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Does Your Pet Have Runny Eyes?

January 06, 2011 | 108,284 views
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If your pet has runny eyes, you’re not alone. This is a fairly common problem among dogs and cats.

A few typical causes of runny eyes include:

  • Conjunctivitis
  • A disease of the cornea
  • Tear duct obstruction
  • Dry eye, a condition known as keratoconjunctivitis sicca (KCS)

Proper treatment of your pet’s eye problem will depend on the cause.

Dr. Becker's Comments:

If your pet has excessive tearing, or epiphora, the constant watery discharge can irritate the skin around the eyes, create an unpleasant odor, and even cause an infection.

This discharge also contains pigments that can stain your pet's fur a reddish brown color.

Epiphora is a common problem for pet owners. Unfortunately, it can be a very difficult problem to solve.

There are two primary causes for a dog's or cat's runny eyes:

  1. Eye irritation
  2. Abnormal tear drainage

Acute Eye Irritation

If your pet's eyes suddenly start tearing excessively and you notice other signs of irritation like a partially closed eye, squinting or pawing at the eyes, this is an acute situation requiring quick action. There could be a foreign object lodged in your pet's eye, or a tear or other damage to the eye itself.

It's likely your dog or cat is in some pain from the eye irritation. You should call your veterinarian for an immediate appointment. This is especially true if it seems your pet is having trouble seeing.

When Your Pet's Eyes Are Chronically Irritated

If your favorite furry friend seems to have an ongoing situation with runny eyes, he could have an underlying problem including:

  • Viral conjunctivitis (especially if he's a kitty)
  • Glaucoma
  • An allergic response to any number of irritants, including a poor diet
  • A structural abnormality of an eyelid or eyelashes

Some breeds of dogs naturally have hair in their eyes which occasionally causes irritation. Hairs from the face can angle into the eye. Eyelashes can grow in odd places like the corner of the eye or under the eyelid, or they can curve into the eye rather than away from it.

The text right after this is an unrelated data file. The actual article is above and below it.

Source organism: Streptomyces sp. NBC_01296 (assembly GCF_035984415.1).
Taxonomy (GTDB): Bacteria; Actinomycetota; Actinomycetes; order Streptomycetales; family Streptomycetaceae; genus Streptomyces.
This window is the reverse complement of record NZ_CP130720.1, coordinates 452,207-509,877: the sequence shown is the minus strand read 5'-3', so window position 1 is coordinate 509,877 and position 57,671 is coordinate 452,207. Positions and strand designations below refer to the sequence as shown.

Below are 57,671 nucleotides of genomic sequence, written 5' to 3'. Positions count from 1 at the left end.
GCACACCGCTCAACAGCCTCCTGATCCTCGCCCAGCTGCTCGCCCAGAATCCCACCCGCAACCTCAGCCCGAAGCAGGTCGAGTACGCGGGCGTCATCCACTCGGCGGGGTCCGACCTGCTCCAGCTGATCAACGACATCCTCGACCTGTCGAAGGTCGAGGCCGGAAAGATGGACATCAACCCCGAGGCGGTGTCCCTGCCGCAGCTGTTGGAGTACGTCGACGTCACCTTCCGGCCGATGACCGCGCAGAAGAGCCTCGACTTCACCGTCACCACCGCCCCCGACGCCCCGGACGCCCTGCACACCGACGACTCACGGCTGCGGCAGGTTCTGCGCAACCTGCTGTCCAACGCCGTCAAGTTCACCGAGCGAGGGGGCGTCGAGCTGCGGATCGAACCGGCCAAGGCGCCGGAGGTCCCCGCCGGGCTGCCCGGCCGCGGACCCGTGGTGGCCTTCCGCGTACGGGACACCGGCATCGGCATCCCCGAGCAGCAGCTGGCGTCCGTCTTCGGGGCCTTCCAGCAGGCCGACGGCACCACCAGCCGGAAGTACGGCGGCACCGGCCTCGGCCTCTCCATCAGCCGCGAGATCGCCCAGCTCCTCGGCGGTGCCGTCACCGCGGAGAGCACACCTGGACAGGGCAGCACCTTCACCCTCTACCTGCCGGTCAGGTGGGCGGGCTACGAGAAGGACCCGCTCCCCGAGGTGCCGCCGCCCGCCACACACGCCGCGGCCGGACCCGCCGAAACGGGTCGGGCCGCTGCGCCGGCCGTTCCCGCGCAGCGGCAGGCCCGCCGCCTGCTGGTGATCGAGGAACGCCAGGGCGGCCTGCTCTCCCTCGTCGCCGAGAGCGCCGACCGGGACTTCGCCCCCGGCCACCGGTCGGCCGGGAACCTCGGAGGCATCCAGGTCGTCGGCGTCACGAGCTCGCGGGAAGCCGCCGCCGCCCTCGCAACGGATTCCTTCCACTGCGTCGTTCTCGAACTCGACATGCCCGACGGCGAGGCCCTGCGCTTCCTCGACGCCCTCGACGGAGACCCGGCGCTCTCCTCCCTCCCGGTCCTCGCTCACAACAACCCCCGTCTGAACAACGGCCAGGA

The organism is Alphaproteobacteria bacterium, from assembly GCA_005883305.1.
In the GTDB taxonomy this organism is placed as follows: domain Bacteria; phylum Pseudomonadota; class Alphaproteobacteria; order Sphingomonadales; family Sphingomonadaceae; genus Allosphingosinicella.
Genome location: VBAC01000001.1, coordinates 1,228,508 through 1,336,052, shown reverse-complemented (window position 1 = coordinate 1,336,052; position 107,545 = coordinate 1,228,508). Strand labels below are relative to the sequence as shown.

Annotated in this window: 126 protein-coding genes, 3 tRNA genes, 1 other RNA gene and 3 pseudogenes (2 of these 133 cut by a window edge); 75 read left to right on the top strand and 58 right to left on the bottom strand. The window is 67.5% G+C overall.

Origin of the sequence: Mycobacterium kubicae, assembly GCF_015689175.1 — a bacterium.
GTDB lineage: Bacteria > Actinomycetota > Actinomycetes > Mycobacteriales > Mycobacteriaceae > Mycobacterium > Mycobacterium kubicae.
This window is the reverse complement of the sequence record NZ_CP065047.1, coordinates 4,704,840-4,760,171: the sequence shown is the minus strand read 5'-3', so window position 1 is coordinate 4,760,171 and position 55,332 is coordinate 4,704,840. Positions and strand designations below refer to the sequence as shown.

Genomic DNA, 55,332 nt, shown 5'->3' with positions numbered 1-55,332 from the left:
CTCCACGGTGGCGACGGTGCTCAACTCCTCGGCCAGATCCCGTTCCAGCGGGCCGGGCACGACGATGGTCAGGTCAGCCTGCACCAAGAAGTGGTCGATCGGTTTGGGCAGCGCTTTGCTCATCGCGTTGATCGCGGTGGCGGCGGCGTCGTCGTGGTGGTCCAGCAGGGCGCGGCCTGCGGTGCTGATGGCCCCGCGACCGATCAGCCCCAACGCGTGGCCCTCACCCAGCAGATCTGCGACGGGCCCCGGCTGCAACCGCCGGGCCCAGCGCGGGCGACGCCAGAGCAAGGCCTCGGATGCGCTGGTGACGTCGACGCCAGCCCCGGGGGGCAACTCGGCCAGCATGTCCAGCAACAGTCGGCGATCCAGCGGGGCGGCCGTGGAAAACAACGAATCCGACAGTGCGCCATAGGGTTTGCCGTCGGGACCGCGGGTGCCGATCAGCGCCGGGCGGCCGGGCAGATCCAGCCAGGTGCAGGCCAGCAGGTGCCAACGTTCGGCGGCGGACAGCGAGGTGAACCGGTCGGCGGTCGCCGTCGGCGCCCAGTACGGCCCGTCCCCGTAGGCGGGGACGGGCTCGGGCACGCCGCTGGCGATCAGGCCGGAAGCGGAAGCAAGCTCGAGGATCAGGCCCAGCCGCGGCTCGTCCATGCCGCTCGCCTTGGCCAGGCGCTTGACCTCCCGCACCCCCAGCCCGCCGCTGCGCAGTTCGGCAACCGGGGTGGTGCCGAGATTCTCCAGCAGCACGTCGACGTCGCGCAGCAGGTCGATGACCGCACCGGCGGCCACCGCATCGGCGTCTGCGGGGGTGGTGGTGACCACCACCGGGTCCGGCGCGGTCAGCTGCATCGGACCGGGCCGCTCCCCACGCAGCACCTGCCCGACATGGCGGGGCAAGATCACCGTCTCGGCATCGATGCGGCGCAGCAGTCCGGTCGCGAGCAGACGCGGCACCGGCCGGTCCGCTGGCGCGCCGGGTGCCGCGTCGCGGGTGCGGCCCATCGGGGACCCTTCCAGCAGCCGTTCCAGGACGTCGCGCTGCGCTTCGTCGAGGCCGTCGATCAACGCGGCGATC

If your pet is experiencing an allergic reaction to household cleaning products or air pollutants like cigarette smoke, dust or smog, his eyes may tear. Your dog or cat can also develop sensitivity to typical human allergic triggers like certain fabrics, dander, and pollens from grasses and trees.

If your pet isn't eating a balanced, species-appropriate diet -- for example, if the food you feed contains grain or the same protein source day in and day out, his system may be trying to get rid of the elements in his diet his body can't properly assimilate. Animals detox through not only their bowels, but also their eyes and ears.

Other causes of chronic runny eyes:

  • Dry eye (keratoconjunctivitis sicca or KCS). Normal tear production provides a number of benefits to the eye including lubrication, anti-bacterial agents, and the flushing away of irritants and infectious agents. Your pet's tears come from two lacrimal glands – one is located just above the eye and the other is in the third eyelid.
  • Dry eye is a condition in which the tear mixture, which consists of oil, mucus and mostly water, is absent the water. Only oil and mucus are being secreted, which is why pets with KCS have thick, yellow discharge from their eyes. The eyes get red and the cornea in time turns brown. If the condition isn't treated, blindness can result.

    There are a number of causes of dry eye. The most common is immune mediated destruction of tissue in tear-producing glands, a situation which is often seen in Cocker Spaniels, Miniature Schnauzers, and West Highland White Terriers. Other causes include: canine distemper, herpes-related feline upper respiratory infection, trauma to the head, exposure to certain antibiotics and anesthesia, and removal of the third eyelid lacrimal gland which sometimes occurs during surgery for cherry eye.

  • Corneal injury. If your pet has a corneal ulcer, the conjunctiva of her eye – the pink tissue which lines the undersides of the eyelids – will turn an angry red color and there may also be some swelling. If the condition is painful, your dog or cat will show signs of discomfort like squinting or pawing at her face.

    Your pet might also have a scratch or other wound on the surface of her eye caused from contact with a plant or bush, a scratch from another animal, chemical irritation (from shampoo, for example), or a foreign body that gets caught under an eyelid and rubs abrasively against the eye. Your dog or cat can also self-injure by rubbing or scratching her head or ears.